As Fenton has documented in detail on his highly informative Twitter handle, armoured vehicles made by Canadian company Streit Group in the UAE have been repeatedly videoed in Yemen. Equipment from three other Canadian armoured vehicle makers – Terradyne, IAG Guardian and General Dynamics – was found with Saudi-backed forces in Yemen. The Saudi-led coalition used Canadian-made rifles as well.

On Tuesday the Saudis beheaded 37 mostly minority Shiites. Ottawa waited 48 hours — after many other countries criticized the mass execution — to release a “muted” statement. The Trudeau government has stayed mum on the Saudi’s recent effort to derail pro-democracy demonstrations in Sudan and Algeria as well as Riyadh’s funding for Libyan warlord Khalifa Haftar’s bid to seize Tripoli by force.

The close and friendly relationships between the Trudeau government and repressive Middle East monarchies demonstrates how little the Liberals care about democracy abroad and illustrates the hypocrisy of Canada’s claims that its efforts to oust Venezuela’s government is all about supporting democracy.

Yves Engler is the author of 10 books, including A Propaganda System: How Canada’s Government, Corporations, Media and Academia Sell War and Exploitation.

April 27, 2019 Posted by | Aletho News | , , , , , | Leave a comment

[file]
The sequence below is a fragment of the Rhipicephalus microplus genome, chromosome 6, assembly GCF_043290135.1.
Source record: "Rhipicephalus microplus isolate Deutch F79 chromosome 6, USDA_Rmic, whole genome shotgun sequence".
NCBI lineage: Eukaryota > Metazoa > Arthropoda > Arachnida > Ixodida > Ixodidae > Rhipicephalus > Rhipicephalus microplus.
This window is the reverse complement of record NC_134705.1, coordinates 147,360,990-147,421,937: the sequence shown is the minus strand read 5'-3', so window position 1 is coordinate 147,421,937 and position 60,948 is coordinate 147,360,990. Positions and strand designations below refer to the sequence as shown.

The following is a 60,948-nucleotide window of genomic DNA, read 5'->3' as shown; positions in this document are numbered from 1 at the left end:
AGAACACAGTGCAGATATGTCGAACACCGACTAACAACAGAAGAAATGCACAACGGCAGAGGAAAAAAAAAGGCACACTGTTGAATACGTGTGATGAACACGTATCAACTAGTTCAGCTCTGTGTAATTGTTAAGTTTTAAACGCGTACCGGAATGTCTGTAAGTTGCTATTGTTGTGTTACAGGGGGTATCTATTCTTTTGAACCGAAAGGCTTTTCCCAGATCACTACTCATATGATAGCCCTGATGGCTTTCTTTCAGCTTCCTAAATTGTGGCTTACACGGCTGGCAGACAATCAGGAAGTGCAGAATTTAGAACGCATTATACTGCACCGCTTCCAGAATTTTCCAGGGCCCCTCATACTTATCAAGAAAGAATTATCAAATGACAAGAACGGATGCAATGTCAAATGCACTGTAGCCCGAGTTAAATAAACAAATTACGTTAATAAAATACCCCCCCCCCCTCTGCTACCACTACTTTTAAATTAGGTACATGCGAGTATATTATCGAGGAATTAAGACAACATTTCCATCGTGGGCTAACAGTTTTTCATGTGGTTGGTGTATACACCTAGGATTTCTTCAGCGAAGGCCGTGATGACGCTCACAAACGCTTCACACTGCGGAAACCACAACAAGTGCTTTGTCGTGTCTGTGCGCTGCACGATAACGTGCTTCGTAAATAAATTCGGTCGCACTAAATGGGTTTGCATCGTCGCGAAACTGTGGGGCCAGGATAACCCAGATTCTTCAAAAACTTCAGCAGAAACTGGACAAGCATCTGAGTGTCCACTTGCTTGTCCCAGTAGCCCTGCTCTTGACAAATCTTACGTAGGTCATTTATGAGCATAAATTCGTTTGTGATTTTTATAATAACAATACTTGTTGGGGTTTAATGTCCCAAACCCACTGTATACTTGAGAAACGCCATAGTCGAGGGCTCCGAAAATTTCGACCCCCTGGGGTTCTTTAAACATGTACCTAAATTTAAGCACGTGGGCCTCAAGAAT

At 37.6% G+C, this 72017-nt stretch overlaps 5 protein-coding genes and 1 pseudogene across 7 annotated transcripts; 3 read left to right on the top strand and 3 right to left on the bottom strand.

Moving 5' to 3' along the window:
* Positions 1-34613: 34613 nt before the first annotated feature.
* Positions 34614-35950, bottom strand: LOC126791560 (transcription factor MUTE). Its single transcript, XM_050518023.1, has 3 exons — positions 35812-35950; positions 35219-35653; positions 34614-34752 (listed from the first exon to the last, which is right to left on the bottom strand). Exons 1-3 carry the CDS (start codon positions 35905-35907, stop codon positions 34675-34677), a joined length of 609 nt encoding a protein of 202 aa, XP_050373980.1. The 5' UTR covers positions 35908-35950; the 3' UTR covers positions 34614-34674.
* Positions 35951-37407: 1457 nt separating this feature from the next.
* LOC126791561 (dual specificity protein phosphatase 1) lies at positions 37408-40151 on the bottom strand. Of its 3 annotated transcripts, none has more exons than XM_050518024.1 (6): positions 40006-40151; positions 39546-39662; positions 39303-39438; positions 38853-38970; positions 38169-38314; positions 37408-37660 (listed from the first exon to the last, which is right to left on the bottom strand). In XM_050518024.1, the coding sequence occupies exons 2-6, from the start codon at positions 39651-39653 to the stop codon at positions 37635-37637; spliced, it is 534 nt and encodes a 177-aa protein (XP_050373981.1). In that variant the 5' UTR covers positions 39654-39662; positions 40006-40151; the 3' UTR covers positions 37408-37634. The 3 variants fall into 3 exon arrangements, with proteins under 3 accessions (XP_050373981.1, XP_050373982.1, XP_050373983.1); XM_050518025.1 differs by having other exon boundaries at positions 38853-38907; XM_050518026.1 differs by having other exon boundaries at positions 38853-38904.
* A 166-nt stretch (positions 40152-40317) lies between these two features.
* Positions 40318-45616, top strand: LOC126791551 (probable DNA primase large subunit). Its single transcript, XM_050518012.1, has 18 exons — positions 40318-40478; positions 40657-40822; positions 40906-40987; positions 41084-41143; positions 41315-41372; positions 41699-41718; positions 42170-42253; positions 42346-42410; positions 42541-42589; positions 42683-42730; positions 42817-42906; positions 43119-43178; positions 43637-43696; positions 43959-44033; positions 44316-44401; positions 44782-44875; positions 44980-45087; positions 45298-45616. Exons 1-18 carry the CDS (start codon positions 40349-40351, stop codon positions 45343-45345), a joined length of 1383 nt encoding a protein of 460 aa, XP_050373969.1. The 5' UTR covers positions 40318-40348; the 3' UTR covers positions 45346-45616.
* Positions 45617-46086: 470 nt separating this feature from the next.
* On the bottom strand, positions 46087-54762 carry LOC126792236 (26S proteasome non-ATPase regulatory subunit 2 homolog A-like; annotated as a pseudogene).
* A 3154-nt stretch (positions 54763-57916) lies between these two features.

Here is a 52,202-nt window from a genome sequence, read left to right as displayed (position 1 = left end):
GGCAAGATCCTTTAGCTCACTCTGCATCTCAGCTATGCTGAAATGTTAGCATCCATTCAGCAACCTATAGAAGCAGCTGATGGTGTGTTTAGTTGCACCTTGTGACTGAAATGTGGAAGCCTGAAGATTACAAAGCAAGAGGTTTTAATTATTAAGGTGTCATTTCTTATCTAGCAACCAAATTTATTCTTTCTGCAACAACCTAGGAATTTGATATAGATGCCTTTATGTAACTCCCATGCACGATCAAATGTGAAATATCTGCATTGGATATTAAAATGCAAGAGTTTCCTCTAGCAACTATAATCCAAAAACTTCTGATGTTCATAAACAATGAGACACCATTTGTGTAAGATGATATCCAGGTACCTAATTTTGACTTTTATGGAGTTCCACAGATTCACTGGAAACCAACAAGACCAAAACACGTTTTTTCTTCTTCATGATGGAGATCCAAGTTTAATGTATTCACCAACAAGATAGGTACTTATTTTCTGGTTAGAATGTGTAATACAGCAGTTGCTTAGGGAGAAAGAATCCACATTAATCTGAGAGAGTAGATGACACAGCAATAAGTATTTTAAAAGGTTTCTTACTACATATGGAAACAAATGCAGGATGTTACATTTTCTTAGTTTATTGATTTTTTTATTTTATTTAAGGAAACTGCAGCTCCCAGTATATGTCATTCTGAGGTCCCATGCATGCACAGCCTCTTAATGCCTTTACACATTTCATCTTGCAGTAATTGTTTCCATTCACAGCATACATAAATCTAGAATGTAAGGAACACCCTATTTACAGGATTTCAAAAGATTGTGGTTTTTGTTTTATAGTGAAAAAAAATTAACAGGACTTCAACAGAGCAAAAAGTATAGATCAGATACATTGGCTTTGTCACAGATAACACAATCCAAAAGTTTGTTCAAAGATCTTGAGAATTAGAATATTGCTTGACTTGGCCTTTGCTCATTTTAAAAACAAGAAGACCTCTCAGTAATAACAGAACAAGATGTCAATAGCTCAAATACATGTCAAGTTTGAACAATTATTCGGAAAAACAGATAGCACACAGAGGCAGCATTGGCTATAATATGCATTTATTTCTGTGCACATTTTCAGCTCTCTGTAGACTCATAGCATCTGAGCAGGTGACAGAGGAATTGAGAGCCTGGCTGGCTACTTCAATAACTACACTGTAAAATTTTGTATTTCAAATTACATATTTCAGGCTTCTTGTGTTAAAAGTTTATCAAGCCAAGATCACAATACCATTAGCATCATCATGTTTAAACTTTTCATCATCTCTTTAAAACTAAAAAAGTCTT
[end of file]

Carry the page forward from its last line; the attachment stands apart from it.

Israeli businessmen, officials cancel Bahrain visit amid national outcry

Press TV – April 15, 2019

An Israeli delegation of merchants and officials has canceled its planned participation in a business conference in Bahrain amid growing national outcry over the Persian Gulf kingdom’s warming ties with the Tel Aviv regime following years of clandestine contacts.

A spokeswoman for Israel’s Economy Ministry said a planned visit to Bahrain this week by Israel’s Economy Minister Eli Cohen had been “delayed because of political issues.”

A group of around 30 Israeli business executives and regime officials was scheduled to participate in the event, which is organized by the US- based Global Entrepreneurship Network and will run in Manama from April 15 to 18.

At least three Israeli speakers, including the Israel Innovation Authority’s deputy chief, Anya Eldan, were scheduled to speak at the event.

“While we advised the Israeli delegation they would be welcome, they decided this morning not to come due to security concerns and a wish not to cause disruption for the other 180 nations participating,” the organization’s president Jonathan Ortmans told Reuters.

Earlier this month, Bahrain’s most prominent Shia cleric Ayatollah Sheikh Isa Qassim strongly denounced the Manama regime’s decision to host an Israeli delegation in the business conference.